# Relationship between coupled matrix factorization and CCA

Canonical Correlation Analysis (CCA) computes a low-dimensional shared embedding of two set of variables $X$ and $Y$ such that the correlations among the variables between the two sets is maximized.

On the other hand, the Coupled Matrix Factorization (CMF) tries to jointly factorize $X$ and $Y$ into a set of low rank components. A CMF with $l_2$ regularization on the factors can be expressed as: \begin{equation*} \begin{aligned} & \underset{A,B,C}{\text{min}} & & \alpha \|X - AB^{\top} \|_F^2 + \beta \|Y - AC^{\top} \|_F^2 + \lambda (\| A \|_F^2 + \| B \|_F^2 + \| C \|_F^2) \\ &\text{subject to}& & \alpha + \beta = 1\\ \end{aligned} \end{equation*}

What is the exact relationship between CCA and CMF? Is the relationship analogous to the relationship between PCA and Factor Analysis, where in the latter the components are subject to orthogonality constraint, but for more than one set of variables?

Any pointers or explanations is highly appreciated.

• CMF is not as well-known as CCA or PCA or Factor analysis. Can you add, to your question, links to sources explaining CMF theory and algorithm? – ttnphns Oct 20 '17 at 12:32
• I think your second term is meant to have Y instead of X. – eric_kernfeld Oct 20 '17 at 13:02
• Is there a reason you can't reformulate the CMF objective as \begin{equation*} \begin{aligned} & \underset{A,B,C}{\text{min}} & & \|Z - AD^{\top} \|_F^2 + \lambda (\| D \|_F^2 + \| C \|_F^2) \\ &\text{subject to}& & \alpha + \beta = 1\\ \end{aligned} \end{equation*} where $D=[B|C]$ and $Z=\left[\frac{A}{B}\right]$? In that case it's just MF. – eric_kernfeld Oct 20 '17 at 13:30
• @eric_kernfeld What would the point of $\alpha,\beta$ be then? – cangrejo Oct 20 '17 at 14:08
• @eric_kernfeld It is safe to assume that both $\alpha$ and $\beta$ are nonnegative. But, I think Eric is right. When $\alpha = \beta$, under squared frobenius norm, the original objective function can be reformulated as a single MF of the matrix, concatenated from $X$ and $Y$. – Amir Oct 21 '17 at 10:40

CCA can be formulated in terms of Frobenius norm minimization: if your data are $X, Y$, then the optimization problem is

$$\min_{W^{(x)}, W^{(y)}}||XW^{(x)} - YW^{(y)}||_F$$ such that

• $W^{(x)T} \frac{X^T X}{n} W^{(x)} = W^{(Y)T}\frac{Y^TY}{n}W^{(y)T} = I$ (coordinates in the projected space are uncorrelated; no cheating by repeating really juicy latent factors you already knew)
• $w^{(x)T}_iX^TYw_j^{(y)} = 0$ if $i\neq j$ (not sure how this constraint helps but it's in the paper I'm reading, see bottom, so I'll go with it).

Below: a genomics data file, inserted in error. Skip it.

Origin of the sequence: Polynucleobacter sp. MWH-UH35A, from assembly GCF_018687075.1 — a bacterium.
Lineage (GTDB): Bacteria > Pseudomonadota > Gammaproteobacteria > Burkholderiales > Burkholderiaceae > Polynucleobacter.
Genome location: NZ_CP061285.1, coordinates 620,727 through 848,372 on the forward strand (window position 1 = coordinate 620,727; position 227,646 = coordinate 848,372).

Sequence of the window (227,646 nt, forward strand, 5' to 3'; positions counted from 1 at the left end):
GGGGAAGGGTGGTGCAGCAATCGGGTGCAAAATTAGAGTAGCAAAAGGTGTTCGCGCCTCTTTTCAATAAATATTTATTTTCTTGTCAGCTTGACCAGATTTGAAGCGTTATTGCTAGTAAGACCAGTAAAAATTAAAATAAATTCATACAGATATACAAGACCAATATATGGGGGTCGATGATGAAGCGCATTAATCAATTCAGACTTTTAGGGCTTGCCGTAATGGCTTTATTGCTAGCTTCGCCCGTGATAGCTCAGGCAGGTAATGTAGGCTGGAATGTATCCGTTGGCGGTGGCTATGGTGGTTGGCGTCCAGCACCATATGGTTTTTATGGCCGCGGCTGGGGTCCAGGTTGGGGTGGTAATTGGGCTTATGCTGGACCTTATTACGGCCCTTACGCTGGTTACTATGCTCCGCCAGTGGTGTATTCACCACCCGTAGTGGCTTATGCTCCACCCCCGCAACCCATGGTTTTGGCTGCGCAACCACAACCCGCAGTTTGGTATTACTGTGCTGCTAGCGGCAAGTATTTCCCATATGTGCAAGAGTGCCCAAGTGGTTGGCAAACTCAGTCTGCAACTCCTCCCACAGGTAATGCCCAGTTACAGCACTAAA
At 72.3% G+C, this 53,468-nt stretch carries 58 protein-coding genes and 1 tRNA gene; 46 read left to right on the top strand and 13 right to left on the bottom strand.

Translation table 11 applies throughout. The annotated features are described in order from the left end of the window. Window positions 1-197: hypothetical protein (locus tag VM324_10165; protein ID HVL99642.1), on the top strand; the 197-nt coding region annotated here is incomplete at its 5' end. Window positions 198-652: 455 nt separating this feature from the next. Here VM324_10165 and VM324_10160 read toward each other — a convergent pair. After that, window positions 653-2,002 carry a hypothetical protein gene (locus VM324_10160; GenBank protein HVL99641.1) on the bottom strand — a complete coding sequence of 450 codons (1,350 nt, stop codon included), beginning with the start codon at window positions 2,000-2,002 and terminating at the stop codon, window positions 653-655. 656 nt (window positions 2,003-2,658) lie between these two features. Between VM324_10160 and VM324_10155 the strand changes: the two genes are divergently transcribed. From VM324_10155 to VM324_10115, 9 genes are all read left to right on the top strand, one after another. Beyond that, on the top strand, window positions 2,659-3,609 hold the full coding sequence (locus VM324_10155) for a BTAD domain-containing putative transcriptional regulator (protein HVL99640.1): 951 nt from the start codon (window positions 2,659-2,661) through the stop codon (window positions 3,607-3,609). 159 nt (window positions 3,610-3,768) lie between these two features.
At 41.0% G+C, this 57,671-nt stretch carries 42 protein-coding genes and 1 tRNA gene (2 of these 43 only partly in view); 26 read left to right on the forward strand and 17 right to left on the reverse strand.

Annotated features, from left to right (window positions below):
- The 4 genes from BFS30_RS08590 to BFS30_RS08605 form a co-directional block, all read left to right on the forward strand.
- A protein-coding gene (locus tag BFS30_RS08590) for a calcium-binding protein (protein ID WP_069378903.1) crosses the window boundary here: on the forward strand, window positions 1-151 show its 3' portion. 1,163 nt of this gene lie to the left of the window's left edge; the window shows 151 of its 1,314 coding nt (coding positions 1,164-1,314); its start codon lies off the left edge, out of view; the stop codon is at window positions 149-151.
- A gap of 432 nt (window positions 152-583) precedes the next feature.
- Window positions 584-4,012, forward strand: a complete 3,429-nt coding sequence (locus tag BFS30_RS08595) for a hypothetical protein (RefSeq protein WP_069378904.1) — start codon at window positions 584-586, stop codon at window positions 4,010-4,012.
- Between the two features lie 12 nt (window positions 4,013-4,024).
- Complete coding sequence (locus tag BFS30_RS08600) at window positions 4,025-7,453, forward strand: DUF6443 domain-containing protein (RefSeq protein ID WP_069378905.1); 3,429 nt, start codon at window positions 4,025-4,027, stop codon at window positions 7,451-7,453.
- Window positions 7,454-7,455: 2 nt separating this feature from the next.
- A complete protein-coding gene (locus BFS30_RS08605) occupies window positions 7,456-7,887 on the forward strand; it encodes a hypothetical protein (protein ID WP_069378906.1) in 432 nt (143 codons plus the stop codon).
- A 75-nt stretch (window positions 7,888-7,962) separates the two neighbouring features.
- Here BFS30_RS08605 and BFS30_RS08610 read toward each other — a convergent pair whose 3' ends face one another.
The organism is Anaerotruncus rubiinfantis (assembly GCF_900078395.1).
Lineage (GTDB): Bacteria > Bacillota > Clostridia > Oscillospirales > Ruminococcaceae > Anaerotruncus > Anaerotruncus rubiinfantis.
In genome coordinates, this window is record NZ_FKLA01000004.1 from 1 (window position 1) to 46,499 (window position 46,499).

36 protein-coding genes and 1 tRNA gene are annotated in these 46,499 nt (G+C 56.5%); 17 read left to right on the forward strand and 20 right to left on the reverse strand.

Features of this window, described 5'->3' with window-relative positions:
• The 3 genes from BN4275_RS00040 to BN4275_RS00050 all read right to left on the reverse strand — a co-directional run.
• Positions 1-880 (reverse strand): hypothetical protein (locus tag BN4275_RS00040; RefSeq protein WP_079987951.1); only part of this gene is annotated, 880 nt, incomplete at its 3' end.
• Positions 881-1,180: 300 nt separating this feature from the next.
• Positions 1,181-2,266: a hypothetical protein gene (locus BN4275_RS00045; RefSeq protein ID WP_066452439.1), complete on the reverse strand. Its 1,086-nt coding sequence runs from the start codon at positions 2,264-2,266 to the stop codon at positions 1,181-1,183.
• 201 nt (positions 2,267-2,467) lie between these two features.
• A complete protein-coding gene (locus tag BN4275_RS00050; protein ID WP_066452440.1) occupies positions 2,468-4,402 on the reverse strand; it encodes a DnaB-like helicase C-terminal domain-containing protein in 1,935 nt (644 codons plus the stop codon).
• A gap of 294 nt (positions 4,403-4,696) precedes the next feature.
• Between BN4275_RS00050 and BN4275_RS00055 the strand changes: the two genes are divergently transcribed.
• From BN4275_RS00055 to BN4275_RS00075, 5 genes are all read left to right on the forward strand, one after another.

Maybe your formulation could be made to resemble this. $A$ is like the projections $XW^{(x)}$ and $YW^{(y)}$: a shared low-dimensional latent variable. $W^{(x)}$ is like the pseudoinverse of $B$; $W^{(x)}$ projects data into the latent space while $B$ turns latent variables into data.

Trying to make this more formal, we can transform the CCA objective function into $$||XW^{(x)} - YW^{(y)}||_F^2 = 2||XW^{(x)} - A ||_F^2 + 2||YW^{(y)} - A||_F^2$$ if $A$ is chosen to be midway between the two data projections. You can almost arrive at something like this from CMF if you omit the penalty on $A$ and penalize $||XB^{\dagger T} - A||$ instead of $||X-AB^T||$.

I can expand more on the algebra behind that last claim if you want, but the difference is worth emphasizing in terms of qualitative aspects. CMF penalizes the distance between the model and the data in the ambient (larger-dimensional, observed-data) space, which is natural. CCA penalizes projections of the data within the latent (lower dimensional, hidden-parameter) space, which is clumsy and necessitates a bunch of extra constraints to keep the optimizer from driving everything to zero.

To understand how the two strategies relate without wishing away differences in the objective functions, I'm gonna need to bring in the cavalry (referring, of course, to Michael Jordan and Francis Bach).

https://www.di.ens.fr/~fbach/probacca.pdf

In theorem 2, the cavalry say that maximum likelihood inference on a generative model resembling your CMF formulation yields parameters that are linear transformations of the canonical directions. Their model doesn't yield the exact canonical directions -- they appear inside MLE's for similar parameters -- and their model does not have the isotropic errors or the factor priors implied by your CMF formulation.

I hope that gives a useful window into the various perspectives competing here. For more information on formulations of CCA, I also used these papers.